Poker Strategy: Set Mining and How to Play Sets

There’s a lot of things you can learn about poker strategy. Even the most niche techniques have their roles, making the game impossible to truly master. So many options are available that even the best poker players don’t know the perfect way to handle every situation.

In this poker guide, we’ll discuss a useful strategic concept to add to your repertoire: Set mining. We’ll explain what it is and why it’s useful, along with giving you general tips on how to play sets. Let’s get started!

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What are sets?

If you don’t know what sets are, they’re poker slang for a three-of-a-kind made with a pocket pair, using only one community card. In contrast, “trips” is slang for three-of-a-kinds made using only one hole card and two community cards.

Sets are usually a very powerful hand, as three-of-a-kinds beat every hand except five-card combos like flushes and straights. If the board is dry and has little potential to create those hands, you can consider having a set that is almost a guaranteed win at the showdown, so you should always value bet to capitalize on this.

What is set mining?

Set mining is an advanced technique in poker where you call with a weak pocket pair pre-flop, like 55 or 66, to make a set on the flop. It falls into the broader category of “nut camping,” where players call a raise or a big bet pre-flop with a drawing hand despite terrible odds, banking on the small chance they hit that draw and can value bet big enough to offset their potential losses.

If their draw fails on the flop, they simply fold without overcommitting any more money; the same goes for set mining. If you don’t get a set on the flop, forget about the turn and river. Your hand is unlikely to improve, so you shouldn’t waste any more money if someone makes a big bet.

Is set mining a good idea?

Every technique in poker has its place, but sadly, set mining isn’t a widely-applicable one like continuation betting or 3-betting. It’s similar to limping in that it has some niche uses but remains a bad play in most scenarios.

There are two big reasons why set mining is often discouraged. The first is that it’s unlikely for you actually to land a set. The odds of making a set on the flop are 7.5-to-one, or about 11.8%. This is a pretty low chance, especially compared to other common odds like completing a flush draw, which is 34.97%. This means that most of the time, your set mining attempt will simply be calling with a mediocre hand.

The other glaring weakness of set mining is its predictability. Your opponents can easily notice your binary “fold if I miss the flop, bet big if I hit” playstyle. Soon, they’ll be folding every time you flop a set, denying you the payout to compensate for all the times you don’t make one.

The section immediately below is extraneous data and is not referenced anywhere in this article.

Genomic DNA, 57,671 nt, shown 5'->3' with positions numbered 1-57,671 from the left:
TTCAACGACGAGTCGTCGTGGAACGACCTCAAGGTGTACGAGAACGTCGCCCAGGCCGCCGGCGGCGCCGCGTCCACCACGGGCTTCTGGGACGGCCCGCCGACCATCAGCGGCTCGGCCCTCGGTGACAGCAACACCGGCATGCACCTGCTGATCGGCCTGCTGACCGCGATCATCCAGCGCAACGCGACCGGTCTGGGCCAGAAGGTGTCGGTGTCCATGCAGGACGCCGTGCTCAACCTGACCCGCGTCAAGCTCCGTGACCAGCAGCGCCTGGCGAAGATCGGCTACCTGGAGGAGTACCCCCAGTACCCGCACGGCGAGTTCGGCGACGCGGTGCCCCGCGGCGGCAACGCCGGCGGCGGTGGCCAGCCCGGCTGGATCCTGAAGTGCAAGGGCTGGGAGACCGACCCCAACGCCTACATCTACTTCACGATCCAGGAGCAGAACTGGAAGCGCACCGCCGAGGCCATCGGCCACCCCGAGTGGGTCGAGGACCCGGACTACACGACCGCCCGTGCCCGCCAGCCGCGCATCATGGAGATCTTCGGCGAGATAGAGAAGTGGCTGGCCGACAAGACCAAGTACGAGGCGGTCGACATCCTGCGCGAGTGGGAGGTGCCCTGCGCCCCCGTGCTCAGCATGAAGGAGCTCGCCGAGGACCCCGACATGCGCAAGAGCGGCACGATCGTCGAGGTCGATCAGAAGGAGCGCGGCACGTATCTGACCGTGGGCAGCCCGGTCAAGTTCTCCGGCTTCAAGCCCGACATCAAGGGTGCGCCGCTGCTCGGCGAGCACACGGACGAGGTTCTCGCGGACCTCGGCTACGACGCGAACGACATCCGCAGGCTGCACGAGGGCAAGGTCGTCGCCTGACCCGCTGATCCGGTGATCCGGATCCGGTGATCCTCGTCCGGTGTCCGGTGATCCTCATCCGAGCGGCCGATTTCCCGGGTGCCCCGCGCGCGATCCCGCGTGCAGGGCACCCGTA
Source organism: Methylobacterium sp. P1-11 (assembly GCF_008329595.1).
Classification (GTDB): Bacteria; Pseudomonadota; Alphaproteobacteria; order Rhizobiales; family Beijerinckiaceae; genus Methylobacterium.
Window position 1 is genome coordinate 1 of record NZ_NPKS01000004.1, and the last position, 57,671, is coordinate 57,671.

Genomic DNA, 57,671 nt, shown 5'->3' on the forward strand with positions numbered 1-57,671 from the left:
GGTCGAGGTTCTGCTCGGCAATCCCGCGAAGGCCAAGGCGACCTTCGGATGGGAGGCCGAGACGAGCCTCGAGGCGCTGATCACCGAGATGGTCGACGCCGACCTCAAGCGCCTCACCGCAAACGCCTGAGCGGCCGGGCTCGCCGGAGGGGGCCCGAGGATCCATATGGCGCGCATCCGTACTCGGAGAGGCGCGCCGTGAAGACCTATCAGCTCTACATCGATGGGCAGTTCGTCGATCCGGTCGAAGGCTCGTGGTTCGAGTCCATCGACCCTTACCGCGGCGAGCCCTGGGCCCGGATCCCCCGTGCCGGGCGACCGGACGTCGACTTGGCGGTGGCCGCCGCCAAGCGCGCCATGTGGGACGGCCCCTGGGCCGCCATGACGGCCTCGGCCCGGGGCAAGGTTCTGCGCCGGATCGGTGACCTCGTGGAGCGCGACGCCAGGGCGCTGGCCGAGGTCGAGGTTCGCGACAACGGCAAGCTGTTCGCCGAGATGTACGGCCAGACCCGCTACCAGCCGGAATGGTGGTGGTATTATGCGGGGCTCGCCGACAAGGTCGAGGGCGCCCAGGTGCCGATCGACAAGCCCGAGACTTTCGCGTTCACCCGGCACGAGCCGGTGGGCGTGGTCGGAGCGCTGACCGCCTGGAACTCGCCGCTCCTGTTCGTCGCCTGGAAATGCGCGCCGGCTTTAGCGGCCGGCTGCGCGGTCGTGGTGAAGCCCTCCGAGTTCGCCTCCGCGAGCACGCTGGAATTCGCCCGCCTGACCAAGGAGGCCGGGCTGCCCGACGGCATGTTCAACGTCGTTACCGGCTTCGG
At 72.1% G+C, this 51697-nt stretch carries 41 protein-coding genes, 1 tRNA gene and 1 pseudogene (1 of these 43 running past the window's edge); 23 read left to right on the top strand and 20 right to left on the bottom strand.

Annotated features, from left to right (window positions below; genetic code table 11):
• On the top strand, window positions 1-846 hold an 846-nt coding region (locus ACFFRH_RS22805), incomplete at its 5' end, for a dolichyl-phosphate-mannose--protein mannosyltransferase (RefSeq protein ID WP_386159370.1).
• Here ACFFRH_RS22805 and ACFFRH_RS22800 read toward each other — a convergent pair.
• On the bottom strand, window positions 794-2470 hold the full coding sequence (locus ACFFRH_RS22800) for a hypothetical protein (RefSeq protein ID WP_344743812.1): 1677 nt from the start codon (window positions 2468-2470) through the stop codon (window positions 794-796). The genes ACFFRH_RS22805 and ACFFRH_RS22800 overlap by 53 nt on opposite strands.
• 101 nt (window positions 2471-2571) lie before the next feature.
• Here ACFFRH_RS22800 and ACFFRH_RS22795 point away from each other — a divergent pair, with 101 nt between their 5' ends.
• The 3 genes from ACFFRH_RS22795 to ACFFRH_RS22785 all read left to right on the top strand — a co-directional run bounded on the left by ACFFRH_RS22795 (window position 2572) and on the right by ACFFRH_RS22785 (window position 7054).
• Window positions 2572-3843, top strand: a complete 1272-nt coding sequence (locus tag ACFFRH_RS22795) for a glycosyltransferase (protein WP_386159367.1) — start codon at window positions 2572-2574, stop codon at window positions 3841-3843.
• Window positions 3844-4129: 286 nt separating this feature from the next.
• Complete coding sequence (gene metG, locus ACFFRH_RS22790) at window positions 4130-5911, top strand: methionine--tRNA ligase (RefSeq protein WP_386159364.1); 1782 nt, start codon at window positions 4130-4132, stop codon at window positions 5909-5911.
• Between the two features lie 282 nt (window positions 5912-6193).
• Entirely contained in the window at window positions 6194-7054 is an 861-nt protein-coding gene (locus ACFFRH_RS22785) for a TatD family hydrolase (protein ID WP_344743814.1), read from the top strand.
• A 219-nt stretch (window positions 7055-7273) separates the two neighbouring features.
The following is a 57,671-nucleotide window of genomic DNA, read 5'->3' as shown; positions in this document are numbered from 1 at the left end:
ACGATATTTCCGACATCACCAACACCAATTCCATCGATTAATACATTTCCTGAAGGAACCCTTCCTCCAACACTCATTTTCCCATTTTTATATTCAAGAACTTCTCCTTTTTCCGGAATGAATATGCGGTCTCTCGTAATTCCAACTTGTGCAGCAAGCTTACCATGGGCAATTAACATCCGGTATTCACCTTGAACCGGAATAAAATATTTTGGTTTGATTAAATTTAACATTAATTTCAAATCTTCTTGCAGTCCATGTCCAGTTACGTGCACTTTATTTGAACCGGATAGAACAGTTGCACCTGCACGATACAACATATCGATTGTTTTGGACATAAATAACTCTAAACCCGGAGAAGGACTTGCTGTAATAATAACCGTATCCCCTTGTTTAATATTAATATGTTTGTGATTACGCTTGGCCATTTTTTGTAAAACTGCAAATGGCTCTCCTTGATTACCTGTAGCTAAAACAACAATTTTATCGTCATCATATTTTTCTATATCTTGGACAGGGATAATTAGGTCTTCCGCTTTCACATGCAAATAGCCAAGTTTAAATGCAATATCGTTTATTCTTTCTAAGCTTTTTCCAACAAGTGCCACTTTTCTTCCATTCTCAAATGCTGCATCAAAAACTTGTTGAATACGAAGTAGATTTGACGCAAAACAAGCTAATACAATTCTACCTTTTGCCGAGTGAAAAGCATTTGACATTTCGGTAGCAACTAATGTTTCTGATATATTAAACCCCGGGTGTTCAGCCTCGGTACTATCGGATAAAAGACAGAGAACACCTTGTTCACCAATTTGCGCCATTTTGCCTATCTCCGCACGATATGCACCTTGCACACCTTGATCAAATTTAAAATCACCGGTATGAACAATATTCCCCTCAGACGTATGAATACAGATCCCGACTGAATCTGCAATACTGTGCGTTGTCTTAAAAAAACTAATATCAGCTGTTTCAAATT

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When to set mine

The best time to set mine is when you have good implied odds, as the technique relies on them a lot. Pot odds only consider the bet’s size and the pot’s current size to decide whether you should call. Implied odds account for the pot growing over future rounds due to your opponents’ betting.

Implied odds are mostly based on experience and intuition, with no 100% reliable indicators. Still, some signs of good implied odds that make set mining a good idea include your opponent’s playstyle. Loose-aggressive players give you the best implied odds since they’re the most likely to play aggressively and build the pot on future rounds.

Another thing to look out for is multiway pots. While they are dangerously volatile and often not recommended to play in, if you’re willing to take risks to hit a set, you can get a massive payout since the pot is exponentially larger with more players. You have to be wary of the chance someone has a flush or straight if the board is wet, as that is a lot more likely in multiway pots.

Playing sets: How to choose between check-raising and betting

The key to playing with a flopped set is aggression. It’s fundamental to poker, allowing you to build the pot and increase your potential payout while at the same time denying others from seeing the next rounds and potentially outdrawing you.

The two most common ways to be aggressive are betting and check-raising. They’re both strong moves, but it can sometimes be difficult for players to understand when to use which.

The most critical thing to consider is position. Check-raises can only be done when you’re in an early position; in that scenario, they’re generally considered superior to regular betting. This is because you want to avoid betting when many players are still acting after you. You are betting without valuable information, and everyone can easily respond to it. By checking first, you negate your positional disadvantage and can see what the other players will do.

Betting should be considered when the board favors you. As check-raising relies on your opponent betting after your check, you shouldn’t do it when your opponent is scared of your range. If you’re set mining, your range will consist of many lower-ranked pairs.

If the board looks like 4-5-7, even the pre-flop aggressor will be unlikely to bet since their range is unlikely to have low-ranked cards. In this case, attempting to check-raise would just give them a free pass to see the next rounds, so betting normally is better.

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Try out set mining online!

Set mining can be a powerful technique when used at the right time. Still, it takes a bit of experience to execute, and playing sets can also be tricky when you’re not used to them. The best way to learn how to play these hands is online poker.

It offers a faster pace than live, and more poker hands per hour means you can play more sets. It also has many other benefits, like tracking software, signup bonuses, and other promotional offers.